US President: Rebuilding the Western World | Opinion


The overnight journey that the United States and the Western world endured while Donald Trump was the great helmsman is over. Four years of democratic degeneration, systematic lies, feeding on the worst human instincts and incompetent administration are now over. The legacy they leave behind is division, mistrust, resentment. The arrival of Joe Biden to the White House as the 46th President of the United States heralds a new era, and there is cause for celebration.

However, there is no guarantee that this period will be long and sunny. There is a Herculean task on the shoulders of this 78-year-old man with moderate, pragmatic instincts who is not particularly charismatic, and the presidential term that awaits him promises to be the most complex since World War II. Yet the United States and the Western world as a whole need him to be successful in order to neutralize the threat of decline that hangs over them.

Biden faces three types of extraordinary challenges. The first and most immediate is the scourge of the pandemic, both in terms of public health (the deaths recorded have reached 400,000) and the economy (there are around nine million people less in employment than in February). The second underlying challenge is the poor state of American democracy, exemplified by a deeply divided society and the weaknesses exposed by Trumpism (including how the backbone of the Republican Party has dissolved like a lump of sugar. in the water under the dictates of the populist tycoon, or the terrible role played by social media and some news outlets). The third external challenge is the unstoppable rise of China and the subsequent erosion of the importance of America and the West as a whole.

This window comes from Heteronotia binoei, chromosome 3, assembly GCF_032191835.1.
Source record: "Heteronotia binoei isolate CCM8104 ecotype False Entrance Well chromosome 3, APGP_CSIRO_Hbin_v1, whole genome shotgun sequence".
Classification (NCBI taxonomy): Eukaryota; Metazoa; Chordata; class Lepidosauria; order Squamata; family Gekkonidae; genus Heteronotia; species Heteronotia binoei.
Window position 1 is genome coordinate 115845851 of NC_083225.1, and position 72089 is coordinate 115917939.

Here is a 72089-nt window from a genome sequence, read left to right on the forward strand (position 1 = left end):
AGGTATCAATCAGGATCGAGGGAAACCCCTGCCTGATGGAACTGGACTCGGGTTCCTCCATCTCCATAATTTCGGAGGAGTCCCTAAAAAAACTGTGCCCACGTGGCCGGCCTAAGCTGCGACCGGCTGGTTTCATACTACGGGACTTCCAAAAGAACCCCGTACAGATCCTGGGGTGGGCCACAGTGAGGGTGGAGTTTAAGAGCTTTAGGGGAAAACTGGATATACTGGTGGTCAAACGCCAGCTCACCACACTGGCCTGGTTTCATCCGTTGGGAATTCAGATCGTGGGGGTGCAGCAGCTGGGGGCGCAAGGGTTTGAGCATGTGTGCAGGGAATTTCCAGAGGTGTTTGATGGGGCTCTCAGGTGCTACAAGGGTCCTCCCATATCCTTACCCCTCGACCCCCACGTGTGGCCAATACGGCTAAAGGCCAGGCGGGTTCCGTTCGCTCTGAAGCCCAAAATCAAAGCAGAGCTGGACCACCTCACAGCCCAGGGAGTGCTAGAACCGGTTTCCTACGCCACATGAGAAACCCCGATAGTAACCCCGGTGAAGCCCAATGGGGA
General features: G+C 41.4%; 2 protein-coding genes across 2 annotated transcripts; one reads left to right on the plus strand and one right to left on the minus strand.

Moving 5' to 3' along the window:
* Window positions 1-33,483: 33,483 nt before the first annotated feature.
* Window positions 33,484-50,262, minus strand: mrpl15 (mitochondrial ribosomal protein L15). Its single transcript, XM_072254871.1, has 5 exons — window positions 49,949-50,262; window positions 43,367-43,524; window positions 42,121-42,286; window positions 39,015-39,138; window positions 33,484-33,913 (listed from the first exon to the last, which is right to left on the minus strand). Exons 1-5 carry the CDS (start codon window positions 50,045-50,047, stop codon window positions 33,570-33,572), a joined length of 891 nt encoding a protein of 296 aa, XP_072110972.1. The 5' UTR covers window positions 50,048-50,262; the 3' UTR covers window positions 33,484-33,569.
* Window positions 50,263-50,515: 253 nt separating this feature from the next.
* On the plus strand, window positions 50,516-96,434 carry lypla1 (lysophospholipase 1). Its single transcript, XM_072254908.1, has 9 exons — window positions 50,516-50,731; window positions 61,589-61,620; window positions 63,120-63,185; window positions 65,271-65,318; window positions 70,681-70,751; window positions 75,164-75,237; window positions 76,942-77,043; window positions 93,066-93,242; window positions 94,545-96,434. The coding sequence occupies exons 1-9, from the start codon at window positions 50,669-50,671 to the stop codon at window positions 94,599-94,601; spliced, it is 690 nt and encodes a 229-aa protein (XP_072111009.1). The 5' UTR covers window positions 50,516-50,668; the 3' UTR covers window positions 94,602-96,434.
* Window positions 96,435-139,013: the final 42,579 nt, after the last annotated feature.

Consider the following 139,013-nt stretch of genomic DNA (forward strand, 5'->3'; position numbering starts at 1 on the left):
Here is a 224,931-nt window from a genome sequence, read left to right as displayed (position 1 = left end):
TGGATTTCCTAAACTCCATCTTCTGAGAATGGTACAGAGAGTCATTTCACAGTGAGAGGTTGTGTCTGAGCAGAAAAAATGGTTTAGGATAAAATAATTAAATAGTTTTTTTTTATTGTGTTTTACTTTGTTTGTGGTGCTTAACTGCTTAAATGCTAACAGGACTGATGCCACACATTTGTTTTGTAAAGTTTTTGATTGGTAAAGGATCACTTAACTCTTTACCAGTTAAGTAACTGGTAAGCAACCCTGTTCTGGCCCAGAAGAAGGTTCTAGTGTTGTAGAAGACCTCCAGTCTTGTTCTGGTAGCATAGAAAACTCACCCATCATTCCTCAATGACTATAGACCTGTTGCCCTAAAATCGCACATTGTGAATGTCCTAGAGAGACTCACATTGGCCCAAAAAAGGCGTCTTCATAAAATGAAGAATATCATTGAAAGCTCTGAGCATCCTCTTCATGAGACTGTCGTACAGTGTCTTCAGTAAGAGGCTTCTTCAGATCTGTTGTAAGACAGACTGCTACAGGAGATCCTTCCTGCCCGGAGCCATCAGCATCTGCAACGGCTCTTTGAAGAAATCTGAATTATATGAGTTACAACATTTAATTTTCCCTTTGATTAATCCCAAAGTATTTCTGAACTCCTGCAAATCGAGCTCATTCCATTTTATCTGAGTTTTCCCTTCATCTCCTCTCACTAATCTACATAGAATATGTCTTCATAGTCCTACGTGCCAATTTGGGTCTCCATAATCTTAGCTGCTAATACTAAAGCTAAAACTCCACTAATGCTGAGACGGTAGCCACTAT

The United States and the Western World as a Whole Need Biden to Succeed in Order to Neutralize the Threat of Decline Hanging Over them

The task is titanic and success is, if not improbable, at least strewn with pitfalls. But there are some early elements that point in an encouraging direction: the first remarks and actions of the new leader show a clear understanding of the issues and a realization that these cannot be treated lukewarm; the management team seems particularly strong; and the fact that Democrats control both houses, albeit by a narrow margin, will make it easier to pass the legislation.

Three words emerged from Biden’s inaugural speech: unity, truth, democracy. Their meaning: to stitch up the wounds of American society, to eradicate the virus of the manipulation of facts which prevents the search for consensus, and finally, to restore vigor to an attacked democracy, as physically illustrated by the exceptionally strict security during the inauguration. . ceremony. Biden’s speech and his first acts show a daring desire to find extraordinary solutions in extraordinary times.